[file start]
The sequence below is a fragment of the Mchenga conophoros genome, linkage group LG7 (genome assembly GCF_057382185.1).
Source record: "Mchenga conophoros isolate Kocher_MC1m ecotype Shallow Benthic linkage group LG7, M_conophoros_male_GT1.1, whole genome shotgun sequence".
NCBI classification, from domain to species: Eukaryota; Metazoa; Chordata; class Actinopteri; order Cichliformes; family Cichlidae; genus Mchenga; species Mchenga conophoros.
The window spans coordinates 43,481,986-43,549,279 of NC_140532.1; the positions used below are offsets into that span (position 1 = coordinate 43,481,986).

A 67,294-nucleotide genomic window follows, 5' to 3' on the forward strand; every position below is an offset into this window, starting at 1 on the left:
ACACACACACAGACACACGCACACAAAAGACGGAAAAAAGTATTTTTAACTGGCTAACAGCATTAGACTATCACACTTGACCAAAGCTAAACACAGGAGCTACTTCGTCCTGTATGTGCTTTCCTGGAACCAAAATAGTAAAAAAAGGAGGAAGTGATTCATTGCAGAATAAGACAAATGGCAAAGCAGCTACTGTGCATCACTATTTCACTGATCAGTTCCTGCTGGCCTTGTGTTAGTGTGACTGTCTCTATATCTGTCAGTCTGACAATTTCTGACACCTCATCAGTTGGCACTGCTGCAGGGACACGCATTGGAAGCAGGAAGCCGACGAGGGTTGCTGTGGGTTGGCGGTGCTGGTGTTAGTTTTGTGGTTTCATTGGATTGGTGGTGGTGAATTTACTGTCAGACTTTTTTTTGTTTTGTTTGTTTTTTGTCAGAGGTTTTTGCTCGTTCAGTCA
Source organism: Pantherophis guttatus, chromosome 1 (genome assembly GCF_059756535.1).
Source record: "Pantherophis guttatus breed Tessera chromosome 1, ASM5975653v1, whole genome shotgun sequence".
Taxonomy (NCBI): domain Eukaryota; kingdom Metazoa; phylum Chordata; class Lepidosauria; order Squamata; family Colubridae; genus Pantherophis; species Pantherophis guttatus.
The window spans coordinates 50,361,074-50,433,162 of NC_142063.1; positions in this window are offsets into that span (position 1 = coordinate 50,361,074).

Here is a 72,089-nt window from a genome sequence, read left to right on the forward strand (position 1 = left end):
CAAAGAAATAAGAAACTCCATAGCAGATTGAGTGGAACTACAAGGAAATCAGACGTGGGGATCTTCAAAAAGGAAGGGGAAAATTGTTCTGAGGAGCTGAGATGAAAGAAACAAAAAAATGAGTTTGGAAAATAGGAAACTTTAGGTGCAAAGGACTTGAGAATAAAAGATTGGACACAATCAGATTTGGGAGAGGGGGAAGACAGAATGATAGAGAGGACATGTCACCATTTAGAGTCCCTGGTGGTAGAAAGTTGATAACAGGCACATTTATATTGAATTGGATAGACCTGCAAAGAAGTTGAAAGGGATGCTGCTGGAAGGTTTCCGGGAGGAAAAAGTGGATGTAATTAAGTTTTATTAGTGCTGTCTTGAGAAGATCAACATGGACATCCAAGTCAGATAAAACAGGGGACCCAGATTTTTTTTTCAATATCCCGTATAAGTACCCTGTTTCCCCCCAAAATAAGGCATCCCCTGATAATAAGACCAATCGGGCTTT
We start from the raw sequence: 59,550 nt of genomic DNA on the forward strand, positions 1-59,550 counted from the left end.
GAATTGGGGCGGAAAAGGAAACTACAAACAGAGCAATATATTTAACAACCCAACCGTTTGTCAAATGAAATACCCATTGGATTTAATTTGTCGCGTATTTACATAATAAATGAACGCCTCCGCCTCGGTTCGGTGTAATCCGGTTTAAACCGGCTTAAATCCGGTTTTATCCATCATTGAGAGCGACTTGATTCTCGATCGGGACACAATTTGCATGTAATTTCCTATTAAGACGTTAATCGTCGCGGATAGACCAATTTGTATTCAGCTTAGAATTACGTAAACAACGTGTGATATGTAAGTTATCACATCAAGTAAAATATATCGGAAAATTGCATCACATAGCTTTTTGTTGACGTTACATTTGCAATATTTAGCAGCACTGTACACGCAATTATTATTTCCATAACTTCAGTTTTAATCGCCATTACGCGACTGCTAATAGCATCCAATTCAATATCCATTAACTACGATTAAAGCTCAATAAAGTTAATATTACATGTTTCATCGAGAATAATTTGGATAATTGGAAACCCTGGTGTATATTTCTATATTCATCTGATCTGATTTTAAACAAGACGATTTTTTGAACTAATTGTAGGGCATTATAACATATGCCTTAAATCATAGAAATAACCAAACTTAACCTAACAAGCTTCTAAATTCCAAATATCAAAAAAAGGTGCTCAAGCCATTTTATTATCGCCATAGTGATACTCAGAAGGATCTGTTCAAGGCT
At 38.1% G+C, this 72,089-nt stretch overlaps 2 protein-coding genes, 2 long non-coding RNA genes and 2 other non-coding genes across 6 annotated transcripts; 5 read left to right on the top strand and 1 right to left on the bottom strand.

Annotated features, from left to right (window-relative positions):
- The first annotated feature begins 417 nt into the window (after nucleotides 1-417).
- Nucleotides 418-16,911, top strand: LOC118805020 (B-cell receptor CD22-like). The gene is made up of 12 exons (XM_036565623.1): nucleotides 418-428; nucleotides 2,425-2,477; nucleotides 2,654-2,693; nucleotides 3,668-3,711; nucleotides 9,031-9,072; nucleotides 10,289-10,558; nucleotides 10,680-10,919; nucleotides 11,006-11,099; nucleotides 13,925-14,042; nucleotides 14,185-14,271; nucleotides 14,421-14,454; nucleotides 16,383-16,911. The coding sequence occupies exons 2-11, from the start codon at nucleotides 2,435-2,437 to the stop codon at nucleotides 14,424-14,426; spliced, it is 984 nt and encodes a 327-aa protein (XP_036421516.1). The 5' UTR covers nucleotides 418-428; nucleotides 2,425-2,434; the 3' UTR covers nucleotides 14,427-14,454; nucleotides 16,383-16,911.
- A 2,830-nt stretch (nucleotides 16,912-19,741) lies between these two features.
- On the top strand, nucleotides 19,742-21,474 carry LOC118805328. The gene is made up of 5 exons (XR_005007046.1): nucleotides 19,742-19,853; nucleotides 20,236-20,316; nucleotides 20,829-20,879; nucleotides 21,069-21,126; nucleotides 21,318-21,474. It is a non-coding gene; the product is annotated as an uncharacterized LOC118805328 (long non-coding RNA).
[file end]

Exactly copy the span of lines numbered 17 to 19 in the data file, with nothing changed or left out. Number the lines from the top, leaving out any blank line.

- The first annotated feature begins 417 nt into the window (after nucleotides 1-417).
- Nucleotides 418-16,911, top strand: LOC118805020 (B-cell receptor CD22-like). The gene is made up of 12 exons (XM_036565623.1): nucleotides 418-428; nucleotides 2,425-2,477; nucleotides 2,654-2,693; nucleotides 3,668-3,711; nucleotides 9,031-9,072; nucleotides 10,289-10,558; nucleotides 10,680-10,919; nucleotides 11,006-11,099; nucleotides 13,925-14,042; nucleotides 14,185-14,271; nucleotides 14,421-14,454; nucleotides 16,383-16,911. The coding sequence occupies exons 2-11, from the start codon at nucleotides 2,435-2,437 to the stop codon at nucleotides 14,424-14,426; spliced, it is 984 nt and encodes a 327-aa protein (XP_036421516.1). The 5' UTR covers nucleotides 418-428; nucleotides 2,425-2,434; the 3' UTR covers nucleotides 14,427-14,454; nucleotides 16,383-16,911.
- A 2,830-nt stretch (nucleotides 16,912-19,741) lies between these two features.